Is law enforcement using Facebook to bust pot users?
September 17, 2014
By KAREN VELIE
Law enforcement agencies throughout the country are using Facebook to help them catch criminals, and on the Central Coast, officers may have taken it a step further.
Many departments are now training officers on how to navigate Facebook. In some cases, officers have arrested criminals who touted their illegal acts on social media sites.
In other situations, officers can learn more about suspects by watching their social media pages.
For example, Timothy Janowicz was a 29-year-old Atascadero man who died of an overdose while in custody in the San Luis Obispo County Jail in May. On his Facebook page, one friend posts copies of text messages from a criminal with a long rap sheet claiming he has paid someone to assault a young women he suspects of talking to law enforcement.
Mike to Devon on Janowicz’ Facebook page: “Next time i see you is on sight. I just gotta round trip ticket for 300 plus. Now i feel bad that i didnt smash you myself.. especially since you are such a piece of shit. Wait till you get a load of my crew… they been doin homework on you 500 cash. Sam put money on your head….borrowed it from me. And jeannie.. said she powders her nose harder than you hit.”
Included in the posts on Janowcz’ Facebook page are photos of alleged drugs.
In addition to keeping an eye on suspected criminals’ social networking activity, some officers have created fake online identities they use to befriend suspects and view private information they provide only to their Facebook friends.
Locally, several sources claim local law enforcement has set up several fake online identities to entice suspected pot users to meet at local clubs. These accounts usually include information on where the phony person works and went to school.
For example, “Summer Johnson” is a Facebook identity who claims to be a student at Cuesta College. The 23-year-old woman, who in her profile picture is biting her teeth into a giant bag of marijuana, says she lives in Avila Beach.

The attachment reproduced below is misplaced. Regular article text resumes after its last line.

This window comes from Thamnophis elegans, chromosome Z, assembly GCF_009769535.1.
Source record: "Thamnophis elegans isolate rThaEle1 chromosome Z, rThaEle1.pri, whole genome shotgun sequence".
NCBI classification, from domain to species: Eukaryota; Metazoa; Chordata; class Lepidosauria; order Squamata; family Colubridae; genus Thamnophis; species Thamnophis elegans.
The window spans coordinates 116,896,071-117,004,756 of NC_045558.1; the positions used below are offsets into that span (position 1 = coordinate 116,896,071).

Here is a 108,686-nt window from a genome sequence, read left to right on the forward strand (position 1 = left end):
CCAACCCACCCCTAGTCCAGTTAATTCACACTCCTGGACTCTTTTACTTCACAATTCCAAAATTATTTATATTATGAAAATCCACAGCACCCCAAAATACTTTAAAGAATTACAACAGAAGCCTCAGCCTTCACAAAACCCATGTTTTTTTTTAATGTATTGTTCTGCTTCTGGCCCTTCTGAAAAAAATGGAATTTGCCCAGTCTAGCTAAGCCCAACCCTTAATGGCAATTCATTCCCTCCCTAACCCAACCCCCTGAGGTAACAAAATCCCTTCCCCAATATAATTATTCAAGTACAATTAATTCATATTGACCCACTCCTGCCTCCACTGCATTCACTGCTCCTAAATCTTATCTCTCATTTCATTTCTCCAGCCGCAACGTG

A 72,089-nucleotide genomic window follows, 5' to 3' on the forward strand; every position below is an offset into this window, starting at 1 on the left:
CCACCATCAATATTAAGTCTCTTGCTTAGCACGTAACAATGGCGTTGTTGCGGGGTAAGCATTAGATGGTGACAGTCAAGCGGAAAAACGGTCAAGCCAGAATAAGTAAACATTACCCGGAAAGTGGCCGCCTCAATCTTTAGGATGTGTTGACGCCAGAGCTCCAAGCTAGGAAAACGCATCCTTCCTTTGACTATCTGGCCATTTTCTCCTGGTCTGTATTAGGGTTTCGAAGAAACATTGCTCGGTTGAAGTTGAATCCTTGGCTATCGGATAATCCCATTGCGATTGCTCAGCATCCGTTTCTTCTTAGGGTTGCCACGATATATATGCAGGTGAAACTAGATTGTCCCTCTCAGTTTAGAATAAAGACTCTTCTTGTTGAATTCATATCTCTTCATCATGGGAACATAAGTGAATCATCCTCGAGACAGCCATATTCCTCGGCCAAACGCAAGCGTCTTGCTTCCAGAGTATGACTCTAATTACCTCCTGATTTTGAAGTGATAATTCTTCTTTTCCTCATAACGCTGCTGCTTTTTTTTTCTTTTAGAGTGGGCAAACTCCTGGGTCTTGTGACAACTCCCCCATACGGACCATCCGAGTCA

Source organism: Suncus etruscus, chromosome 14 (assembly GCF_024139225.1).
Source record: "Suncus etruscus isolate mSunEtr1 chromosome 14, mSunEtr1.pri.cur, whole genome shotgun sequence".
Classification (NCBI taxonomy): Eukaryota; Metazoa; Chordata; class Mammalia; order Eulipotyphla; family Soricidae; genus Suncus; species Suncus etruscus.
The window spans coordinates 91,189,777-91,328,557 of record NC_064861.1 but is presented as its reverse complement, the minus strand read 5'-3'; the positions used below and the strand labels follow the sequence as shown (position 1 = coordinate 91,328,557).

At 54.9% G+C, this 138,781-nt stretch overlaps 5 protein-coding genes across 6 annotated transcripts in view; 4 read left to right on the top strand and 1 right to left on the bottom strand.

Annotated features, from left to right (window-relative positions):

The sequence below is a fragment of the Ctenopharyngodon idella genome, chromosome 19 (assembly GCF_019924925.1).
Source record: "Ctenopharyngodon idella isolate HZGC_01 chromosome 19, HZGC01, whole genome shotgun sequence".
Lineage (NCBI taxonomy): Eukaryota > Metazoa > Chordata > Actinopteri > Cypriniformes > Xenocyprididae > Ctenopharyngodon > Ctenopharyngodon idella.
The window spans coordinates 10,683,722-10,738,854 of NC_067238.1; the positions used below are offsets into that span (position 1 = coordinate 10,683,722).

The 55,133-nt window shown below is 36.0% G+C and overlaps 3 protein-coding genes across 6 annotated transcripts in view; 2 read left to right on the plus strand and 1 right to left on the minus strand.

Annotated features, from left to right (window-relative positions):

However, Cuesta College does not currently have a Summer Johnson enrolled, college administrators said.
CalCoastNews contacted multiple online friends of Johnson, however, none had actually met her. Of those communicated with, many had criminal records, others, including a well-known chef at a local restaurant, said they had been given medical marijuana recommendations from Dr. Atsuko Rees, before her files were seized by local law enforcement.
They all agreed to Johnson’s friend request as 1,452 others have, and who now are in line to receive posts by Johnson.
“SLO Brew tonight…………Anyone gonna be there?????,” Johnson says on her Facebook page.
Sources assert that an earlier invite to Motav, a San Luis Obispo nightclub, resulted in two arrests.
However, not all local attorneys can easily access the information, as several prominent local criminal attorneys have been blocked from being able to view Johnson’s Facebook page, a local attorney confirmed.
Tony Cipolla, San Luis Obispo County Sheriff’s Department public information officer, said that the department does not comment on investigative tactics it may or may not employ.